Two sellers hawk handbags on a live stream at a "TikTok Livestreaming E-commerce Base" in Wuhan, China in 2021.
Credit: VCG/VCG via Getty Images

According to The Information, TikTok is planning to launch studios in major cities where content creators can conduct shopping livestreams on the platform. This move comes after TikTok Shop was widely introduced and adopted in 2023 as part of the app’s e-commerce features.

This concept might sound familiar as similar setups have been in operation in China for some time, including one in Wuhan run by TikTok itself. You might also recall YouTube Spaces, which were urban centers where creators could access studios, equipment, postproduction tools, and training provided by YouTube for free, starting in 2012. Despite opening with great excitement in cities like Berlin, London, Los Angeles, New York, Paris, Rio de Janeiro, Tokyo, São Paulo, Mumbai, and Dubai, by 2020, these Spaces encountered significant challenges.

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While these Spaces were initially used for content creation and events like premieres and award shows, they became financially unsustainable and struggled to meet the changing needs of creators. This led to the closure of seven Spaces during the peak of the COVID-19 pandemic, with only the São Paulo, Mumbai, and Dubai locations remaining active as of 2024.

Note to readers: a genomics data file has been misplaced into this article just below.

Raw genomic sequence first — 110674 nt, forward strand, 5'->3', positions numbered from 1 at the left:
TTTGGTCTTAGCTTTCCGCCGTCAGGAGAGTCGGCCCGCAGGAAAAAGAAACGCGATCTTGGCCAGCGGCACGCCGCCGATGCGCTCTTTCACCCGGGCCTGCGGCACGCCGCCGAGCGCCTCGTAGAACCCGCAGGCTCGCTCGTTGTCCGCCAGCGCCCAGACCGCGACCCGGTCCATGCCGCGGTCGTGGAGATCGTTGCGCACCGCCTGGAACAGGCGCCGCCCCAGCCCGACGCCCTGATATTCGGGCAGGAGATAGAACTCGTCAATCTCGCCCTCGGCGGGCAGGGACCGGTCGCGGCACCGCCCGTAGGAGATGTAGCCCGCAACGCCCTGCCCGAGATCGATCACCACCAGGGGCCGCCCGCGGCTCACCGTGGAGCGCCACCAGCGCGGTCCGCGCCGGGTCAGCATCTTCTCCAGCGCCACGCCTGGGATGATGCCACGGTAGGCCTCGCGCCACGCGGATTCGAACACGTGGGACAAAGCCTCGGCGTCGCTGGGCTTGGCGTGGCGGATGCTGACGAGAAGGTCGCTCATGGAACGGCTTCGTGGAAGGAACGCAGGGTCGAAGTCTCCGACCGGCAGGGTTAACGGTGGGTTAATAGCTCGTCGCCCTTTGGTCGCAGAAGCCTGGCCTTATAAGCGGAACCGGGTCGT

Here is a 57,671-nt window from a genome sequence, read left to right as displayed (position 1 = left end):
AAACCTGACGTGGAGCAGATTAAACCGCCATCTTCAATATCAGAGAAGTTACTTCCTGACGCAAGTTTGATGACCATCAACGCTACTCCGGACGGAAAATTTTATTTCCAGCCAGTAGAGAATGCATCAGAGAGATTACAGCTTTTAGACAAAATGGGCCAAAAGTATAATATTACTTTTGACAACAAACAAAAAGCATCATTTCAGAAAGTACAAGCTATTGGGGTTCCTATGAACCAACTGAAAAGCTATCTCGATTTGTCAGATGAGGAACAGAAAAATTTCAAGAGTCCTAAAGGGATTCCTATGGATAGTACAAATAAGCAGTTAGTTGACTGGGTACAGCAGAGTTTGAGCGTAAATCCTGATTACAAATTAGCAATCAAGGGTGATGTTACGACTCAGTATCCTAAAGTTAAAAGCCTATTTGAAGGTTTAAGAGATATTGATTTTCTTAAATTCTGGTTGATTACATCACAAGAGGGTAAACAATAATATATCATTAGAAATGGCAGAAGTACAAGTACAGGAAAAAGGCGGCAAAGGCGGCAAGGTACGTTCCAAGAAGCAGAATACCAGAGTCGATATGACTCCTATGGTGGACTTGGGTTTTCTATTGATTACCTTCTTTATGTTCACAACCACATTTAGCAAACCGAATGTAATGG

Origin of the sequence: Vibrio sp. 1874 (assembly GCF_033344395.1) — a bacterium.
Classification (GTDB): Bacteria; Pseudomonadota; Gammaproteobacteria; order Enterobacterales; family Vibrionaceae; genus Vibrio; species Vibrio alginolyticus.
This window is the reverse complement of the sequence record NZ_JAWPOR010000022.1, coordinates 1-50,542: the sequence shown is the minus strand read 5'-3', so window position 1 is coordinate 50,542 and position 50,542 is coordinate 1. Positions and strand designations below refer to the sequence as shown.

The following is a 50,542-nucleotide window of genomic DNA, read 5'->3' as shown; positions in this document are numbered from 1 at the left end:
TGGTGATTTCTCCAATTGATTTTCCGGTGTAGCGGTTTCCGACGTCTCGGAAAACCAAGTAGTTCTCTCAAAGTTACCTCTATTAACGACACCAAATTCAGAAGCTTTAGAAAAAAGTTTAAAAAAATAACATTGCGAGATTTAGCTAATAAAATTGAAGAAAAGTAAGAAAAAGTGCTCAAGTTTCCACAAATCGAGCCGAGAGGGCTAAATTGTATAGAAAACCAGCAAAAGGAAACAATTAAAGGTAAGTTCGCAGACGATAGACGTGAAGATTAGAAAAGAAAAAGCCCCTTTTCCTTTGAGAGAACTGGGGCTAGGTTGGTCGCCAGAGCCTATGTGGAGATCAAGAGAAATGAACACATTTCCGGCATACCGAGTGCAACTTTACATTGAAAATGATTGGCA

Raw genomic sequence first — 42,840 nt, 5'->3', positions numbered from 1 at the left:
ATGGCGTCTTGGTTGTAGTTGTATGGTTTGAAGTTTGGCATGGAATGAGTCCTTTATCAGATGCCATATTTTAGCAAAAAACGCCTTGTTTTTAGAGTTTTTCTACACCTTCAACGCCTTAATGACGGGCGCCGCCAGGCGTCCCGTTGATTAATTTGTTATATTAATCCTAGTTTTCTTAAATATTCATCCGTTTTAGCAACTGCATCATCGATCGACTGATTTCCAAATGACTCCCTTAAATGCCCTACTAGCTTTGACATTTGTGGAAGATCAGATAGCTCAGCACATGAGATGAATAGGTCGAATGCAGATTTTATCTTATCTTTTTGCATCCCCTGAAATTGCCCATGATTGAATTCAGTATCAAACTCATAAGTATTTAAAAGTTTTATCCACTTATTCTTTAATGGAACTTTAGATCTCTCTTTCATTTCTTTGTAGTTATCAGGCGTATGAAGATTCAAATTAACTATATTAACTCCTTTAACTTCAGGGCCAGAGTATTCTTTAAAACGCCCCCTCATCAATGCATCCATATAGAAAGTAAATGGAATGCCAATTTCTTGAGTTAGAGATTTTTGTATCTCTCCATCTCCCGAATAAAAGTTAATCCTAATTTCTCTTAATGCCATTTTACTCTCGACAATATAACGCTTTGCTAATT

Unlike YouTube Spaces, TikTok’s new initiative may have better prospects since live streamers using TikTok Shop require physical spaces to exhibit and store their merchandise.

However, challenges arise when considering other aspects of content creation within these facilities. The Information notes TikTok’s plan to allow brands to send product samples directly to the studio for creators to use and film with. Yet, established creators typically receive brand packages directly or through their agencies. Additionally, the financial sustainability of this venture remains uncertain, with discussions around potentially charging creators a membership fee for space usage. Questions also linger about whether creators can store their inventory overnight at these studios or if they must bring them in daily.

Addressing demand, TikTok aims to accommodate “dozens of creators a day” in these physical studios. However, this number seems small given the platform’s estimated over 1 million active creators.

A potentially troubling aspect is the thought of numerous people crowded into rooms promoting unnecessary products while our planet faces environmental challenges. The somber imagery of China’s live streaming factories serves as a stark reminder, paralleling TikTok’s decision to set up its inaugural studio in Los Angeles, a city known for its involvement in profit-driven reality manipulation.


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Elizabeth de Luna
Culture Reporter

Elizabeth is a digital culture reporter covering the internet’s influence on self-expression, fashion, and fandom. Her work explores how technology shapes our identities, communities, and emotions. Before joining Mashable, Elizabeth spent six years in tech. Her reporting can be found in Rolling Stone, The Guardian, TIME, and Teen Vogue. Follow her on Instagram here.


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